Tuesday, January 31, 2012

The parks and the public

We organizers and designers of the Hong Kong & Shenzhen Biennale are eagerly awaiting the opening ceremony on February 16. Of course we’ll enjoy the pomp and circumstance, the speeches and the special events, but what we’re looking forward to most will really happen the next day: the public will enter the park. Randomly, wandering around, maybe on their way to someplace else. Not headed for any particular pavilion, most probably. At that moment we will finally be able to see the answer to the question that has inspired us throughout the past few months: How can we best engage the members of the public in this exhibition? Will those outside the design professions understand the exhibits? More importantly, will they be interested in them and feel their relevance?

Kowloon Park is a large and multifunctional public space that welcomes an incredibly diverse population every day. In this, it is totally different from previous Biennale venues, which were open only for the exhibition. On any given morning you can see groups of elderly people practicing Tai Chi here; at midday professionals and tourists come into the park to find a lunchtime seat; afternoons may find young mothers bringing their children for a breath of fresh air. And as the lights begin to go on in the evenings, the park remains a quiet retreat from the excitement and activity of neighboring Nathan Road.

So whom will this Biennale be for? It is the sincere hope of the curators, staff and exhibitors that this will truly be a public exhibition, open to all and enjoyed by all. Design is important; it impacts our cities, our homes, our very lives. We should all have a stake in it.

One country, two systems

Several events in the past month have drawn attention to growing tensions between Mainland Chinese and Hong Kong people. In early January, the luxury brand Dolce & Gabbana drew crowds of angry protesters after forbidding locals – but not Mainlanders - from taking photos of its display windows. The company later apologized but feelings continue to run high, as evidenced by last week’s subway spat, in which locals chided a Mainland visitor for eating on the MTR.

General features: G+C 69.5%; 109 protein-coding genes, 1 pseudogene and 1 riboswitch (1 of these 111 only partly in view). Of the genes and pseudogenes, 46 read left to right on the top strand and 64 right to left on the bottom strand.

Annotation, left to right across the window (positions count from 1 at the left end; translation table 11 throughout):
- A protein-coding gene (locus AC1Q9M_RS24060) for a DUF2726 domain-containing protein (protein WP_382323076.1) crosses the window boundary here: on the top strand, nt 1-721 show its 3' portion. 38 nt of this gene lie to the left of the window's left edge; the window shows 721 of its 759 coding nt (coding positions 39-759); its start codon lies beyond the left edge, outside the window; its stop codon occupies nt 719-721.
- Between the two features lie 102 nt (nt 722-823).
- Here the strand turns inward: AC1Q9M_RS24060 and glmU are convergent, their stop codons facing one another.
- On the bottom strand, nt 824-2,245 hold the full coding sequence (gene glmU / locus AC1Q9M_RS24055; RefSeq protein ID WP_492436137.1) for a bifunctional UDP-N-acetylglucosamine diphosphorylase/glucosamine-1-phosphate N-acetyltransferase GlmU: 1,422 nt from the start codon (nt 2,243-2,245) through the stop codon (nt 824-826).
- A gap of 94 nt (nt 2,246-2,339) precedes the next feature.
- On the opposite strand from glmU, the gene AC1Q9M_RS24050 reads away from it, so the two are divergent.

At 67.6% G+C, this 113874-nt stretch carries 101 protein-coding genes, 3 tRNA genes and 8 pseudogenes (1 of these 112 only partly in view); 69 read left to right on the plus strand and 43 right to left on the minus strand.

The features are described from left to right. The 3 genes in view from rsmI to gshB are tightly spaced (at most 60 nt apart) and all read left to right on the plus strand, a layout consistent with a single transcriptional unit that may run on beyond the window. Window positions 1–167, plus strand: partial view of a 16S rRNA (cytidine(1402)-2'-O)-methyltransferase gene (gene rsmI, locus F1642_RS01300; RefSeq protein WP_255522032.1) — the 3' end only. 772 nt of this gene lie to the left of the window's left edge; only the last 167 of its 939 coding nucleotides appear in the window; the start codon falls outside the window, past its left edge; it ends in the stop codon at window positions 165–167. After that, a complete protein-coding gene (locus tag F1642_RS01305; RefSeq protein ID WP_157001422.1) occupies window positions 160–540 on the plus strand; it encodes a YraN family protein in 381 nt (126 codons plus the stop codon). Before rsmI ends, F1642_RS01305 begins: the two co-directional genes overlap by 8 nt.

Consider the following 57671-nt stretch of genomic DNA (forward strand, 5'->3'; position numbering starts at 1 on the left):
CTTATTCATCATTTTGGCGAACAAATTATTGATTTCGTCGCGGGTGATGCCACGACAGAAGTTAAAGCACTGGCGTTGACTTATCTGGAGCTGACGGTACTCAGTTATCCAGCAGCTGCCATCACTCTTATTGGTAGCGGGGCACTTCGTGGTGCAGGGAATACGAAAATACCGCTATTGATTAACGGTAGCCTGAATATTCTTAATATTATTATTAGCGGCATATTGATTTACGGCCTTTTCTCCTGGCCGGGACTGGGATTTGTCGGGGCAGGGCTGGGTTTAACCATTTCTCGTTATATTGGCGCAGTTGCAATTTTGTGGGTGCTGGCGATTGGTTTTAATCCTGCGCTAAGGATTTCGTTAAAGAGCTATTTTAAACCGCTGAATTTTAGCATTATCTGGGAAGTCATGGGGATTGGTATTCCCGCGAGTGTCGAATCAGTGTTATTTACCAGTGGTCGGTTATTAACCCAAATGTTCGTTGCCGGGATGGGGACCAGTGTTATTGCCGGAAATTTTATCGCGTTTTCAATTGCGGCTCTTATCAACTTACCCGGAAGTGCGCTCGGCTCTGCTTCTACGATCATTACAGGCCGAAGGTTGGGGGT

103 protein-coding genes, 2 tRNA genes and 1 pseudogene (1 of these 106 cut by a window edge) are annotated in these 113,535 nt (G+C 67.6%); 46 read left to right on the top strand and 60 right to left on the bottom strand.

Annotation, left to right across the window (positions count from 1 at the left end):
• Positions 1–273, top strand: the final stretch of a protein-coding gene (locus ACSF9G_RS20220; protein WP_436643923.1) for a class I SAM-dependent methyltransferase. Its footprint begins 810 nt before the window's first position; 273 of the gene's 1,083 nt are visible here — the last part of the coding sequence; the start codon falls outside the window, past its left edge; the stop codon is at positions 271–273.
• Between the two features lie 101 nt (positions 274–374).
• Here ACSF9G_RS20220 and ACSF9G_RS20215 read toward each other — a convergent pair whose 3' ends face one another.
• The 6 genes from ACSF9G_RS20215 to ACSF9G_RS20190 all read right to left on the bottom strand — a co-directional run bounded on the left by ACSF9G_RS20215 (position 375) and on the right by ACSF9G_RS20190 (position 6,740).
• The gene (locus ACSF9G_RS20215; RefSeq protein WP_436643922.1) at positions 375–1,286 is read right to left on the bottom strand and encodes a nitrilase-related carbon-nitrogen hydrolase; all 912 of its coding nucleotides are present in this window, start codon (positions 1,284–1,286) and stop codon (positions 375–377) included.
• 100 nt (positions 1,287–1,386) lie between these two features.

Some of the issues being discussed as a result of these incidents are at the very core of the practice of architecture and urban design. Who is responsible for maintaining public space and infrastructure, citizens or enforcers? Should Hong Kong be proud or ashamed of its colonial past and, by extension, its little remaining historic architecture? Which is more efficient when it comes to large-scale projects, Hong Kong or the mainland? What are the strengths and weaknesses of each place when it comes to creativity and regulation, intellectual property rights for designers, construction management and quality control?

This Biennale brings together the work of designers from the mainland and Hong Kong, as well as other parts of Asia and the world, precisely to attempt to answer some of these questions. It is our hope that seeing these exhibits will spark debate and discussion among members of the public, in the spirit of civil society rather than anger and blame. Hong Kong and China may be running on two systems, but they are after all one country, and each must make the most of each other’s successes if prosperity and growth are to continue.

Equality in the public realm

Kowloon Park has long been a gathering place for the many domestic helpers employed in Hong Kong households. Veiled women from Indonesia come to visit the nearby mosque, while groups of Filipino friends and church groups meet informally in the park itself. On Sundays the park can resemble nothing so much as a vast festival, ringing with the sounds of different languages and dialects, guitars and boom boxes.